It's snowing. The big, soft, silent kind of snow. I am walking home from the grocery store with a few minor things for pumpkin pie. I have my long, downy winter coat on, zipped and buttoned up nice and close around my neck. I have my brown berber hat and scarf on, along with my brown leather gloves; and I'm walking.
It wasn't snowing when I entered the only grocery-store in town, but rather it was growing rapidly dark. And then, when I walked out, I looked up to the lamps lighting the streets and saw it coming. The glistening white, shining in the soft orange glow of the street lamps, coming down out of the veil of darkness above. First they aren't there, and then they gradually appear out of the abyss and land, fairy-like, on the ground. They powder the hair of everyone around, including the part of mine that falls on my shoulders.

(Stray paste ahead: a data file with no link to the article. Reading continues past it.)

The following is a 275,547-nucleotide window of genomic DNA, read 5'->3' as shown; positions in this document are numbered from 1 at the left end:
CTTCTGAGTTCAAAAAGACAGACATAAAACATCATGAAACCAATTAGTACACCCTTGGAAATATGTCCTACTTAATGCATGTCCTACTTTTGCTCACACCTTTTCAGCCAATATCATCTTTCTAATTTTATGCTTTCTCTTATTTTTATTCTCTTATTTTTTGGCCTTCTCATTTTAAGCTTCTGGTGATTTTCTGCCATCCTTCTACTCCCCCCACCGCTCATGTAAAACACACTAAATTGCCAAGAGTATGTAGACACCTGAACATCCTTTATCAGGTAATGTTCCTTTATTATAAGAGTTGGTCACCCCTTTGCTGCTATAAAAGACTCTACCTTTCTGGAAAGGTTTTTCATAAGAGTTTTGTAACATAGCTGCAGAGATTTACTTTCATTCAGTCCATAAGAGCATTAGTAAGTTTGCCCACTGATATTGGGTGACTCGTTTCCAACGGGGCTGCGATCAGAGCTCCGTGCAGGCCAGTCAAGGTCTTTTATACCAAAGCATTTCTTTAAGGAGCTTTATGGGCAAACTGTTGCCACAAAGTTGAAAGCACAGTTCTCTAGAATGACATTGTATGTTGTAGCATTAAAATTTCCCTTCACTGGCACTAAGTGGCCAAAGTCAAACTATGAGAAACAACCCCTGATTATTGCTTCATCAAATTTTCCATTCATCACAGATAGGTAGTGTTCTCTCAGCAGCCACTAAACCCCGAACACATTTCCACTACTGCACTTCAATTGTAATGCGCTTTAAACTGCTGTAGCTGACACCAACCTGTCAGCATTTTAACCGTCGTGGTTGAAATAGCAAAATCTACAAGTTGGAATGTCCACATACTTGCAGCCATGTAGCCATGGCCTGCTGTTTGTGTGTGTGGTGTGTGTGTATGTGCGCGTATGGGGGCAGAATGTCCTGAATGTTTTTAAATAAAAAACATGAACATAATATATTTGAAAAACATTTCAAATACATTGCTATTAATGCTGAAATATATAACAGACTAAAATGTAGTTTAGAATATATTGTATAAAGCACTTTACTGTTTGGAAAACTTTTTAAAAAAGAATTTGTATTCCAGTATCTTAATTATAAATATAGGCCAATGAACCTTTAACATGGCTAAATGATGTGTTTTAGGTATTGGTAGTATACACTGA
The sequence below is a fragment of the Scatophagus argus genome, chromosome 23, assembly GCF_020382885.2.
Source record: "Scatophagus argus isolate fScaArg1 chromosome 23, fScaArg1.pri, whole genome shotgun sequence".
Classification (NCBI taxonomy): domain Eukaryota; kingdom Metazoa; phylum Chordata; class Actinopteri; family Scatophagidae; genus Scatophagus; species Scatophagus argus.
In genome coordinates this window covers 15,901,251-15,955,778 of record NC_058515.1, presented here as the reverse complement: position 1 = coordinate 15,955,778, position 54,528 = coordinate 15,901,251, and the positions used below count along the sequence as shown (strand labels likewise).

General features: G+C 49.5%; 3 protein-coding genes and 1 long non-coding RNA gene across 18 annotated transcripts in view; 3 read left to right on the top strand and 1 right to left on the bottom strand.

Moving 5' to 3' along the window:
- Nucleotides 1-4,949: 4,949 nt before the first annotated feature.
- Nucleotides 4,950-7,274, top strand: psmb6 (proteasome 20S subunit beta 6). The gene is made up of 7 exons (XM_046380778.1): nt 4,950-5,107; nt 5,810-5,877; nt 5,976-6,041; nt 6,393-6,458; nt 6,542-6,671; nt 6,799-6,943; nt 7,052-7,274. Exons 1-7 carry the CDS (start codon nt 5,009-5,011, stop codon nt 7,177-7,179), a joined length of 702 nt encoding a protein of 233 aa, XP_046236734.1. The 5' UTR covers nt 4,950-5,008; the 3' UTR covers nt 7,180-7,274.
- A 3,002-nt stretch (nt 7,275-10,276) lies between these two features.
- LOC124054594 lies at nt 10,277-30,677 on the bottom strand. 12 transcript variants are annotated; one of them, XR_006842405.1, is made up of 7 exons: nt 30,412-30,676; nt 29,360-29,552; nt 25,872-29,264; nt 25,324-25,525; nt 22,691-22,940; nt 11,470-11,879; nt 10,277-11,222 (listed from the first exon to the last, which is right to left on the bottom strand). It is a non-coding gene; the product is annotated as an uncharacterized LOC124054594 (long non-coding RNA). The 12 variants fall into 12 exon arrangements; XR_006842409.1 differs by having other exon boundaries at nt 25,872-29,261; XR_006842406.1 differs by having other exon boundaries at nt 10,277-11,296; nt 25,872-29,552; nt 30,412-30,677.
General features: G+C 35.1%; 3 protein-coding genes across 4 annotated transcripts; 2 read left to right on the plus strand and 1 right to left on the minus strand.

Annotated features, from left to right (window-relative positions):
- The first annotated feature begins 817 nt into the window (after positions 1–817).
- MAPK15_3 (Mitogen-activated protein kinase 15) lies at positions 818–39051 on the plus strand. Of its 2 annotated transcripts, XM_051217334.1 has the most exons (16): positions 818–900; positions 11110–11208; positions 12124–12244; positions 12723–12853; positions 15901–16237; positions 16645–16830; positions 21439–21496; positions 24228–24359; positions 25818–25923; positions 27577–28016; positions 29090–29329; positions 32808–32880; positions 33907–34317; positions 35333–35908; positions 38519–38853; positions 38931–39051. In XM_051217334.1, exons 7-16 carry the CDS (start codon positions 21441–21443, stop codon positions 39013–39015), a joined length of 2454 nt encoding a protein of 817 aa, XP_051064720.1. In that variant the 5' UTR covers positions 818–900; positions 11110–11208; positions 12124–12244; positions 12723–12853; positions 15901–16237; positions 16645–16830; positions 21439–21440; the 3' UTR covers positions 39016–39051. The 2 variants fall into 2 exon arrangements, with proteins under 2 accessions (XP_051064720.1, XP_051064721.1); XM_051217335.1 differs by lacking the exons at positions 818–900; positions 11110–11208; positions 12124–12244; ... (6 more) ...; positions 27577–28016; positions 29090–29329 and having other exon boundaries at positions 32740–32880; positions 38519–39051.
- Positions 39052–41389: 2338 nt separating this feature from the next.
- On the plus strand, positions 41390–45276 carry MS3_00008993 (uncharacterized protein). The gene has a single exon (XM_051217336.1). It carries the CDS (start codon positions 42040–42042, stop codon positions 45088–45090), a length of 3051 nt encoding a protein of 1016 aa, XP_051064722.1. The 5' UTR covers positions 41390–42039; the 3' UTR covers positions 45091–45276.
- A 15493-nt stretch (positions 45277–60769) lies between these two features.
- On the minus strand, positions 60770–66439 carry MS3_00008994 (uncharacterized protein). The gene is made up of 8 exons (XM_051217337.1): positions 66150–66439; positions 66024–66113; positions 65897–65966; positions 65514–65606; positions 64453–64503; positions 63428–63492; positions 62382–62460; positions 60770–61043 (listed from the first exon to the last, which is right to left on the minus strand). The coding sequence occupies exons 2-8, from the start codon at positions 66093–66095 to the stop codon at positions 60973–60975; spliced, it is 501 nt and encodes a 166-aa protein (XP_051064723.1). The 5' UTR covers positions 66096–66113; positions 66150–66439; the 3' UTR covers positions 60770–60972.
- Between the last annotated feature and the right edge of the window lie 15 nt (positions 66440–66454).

I set out at a brisk pace across the parking lot and start to make my way down Cottage Street. I greet everyone I pass. Instead of taking the regular shortcut home, I walked a little bit longer until I reached the public parking lot. I walked up there and into the Village Green. The snow sticks better here, on the cobblestones. The asphalt is a little warmer, so part of the snow melts directly. I walk through the softly lit park, and cross Mt. Desert Street and walk along Main. I turn onto Newton Way and then onto Des Isle Avenue. An unknown neighbor, just coming home, turns on his porch steps to bid me good evening. I return the favor. I make the last few yards to my house, unlock the door, and enter my warm abode, with no one to greet me but the two cats and a small dog. I welcome the silence.
There's not much to compare to taking the long way home.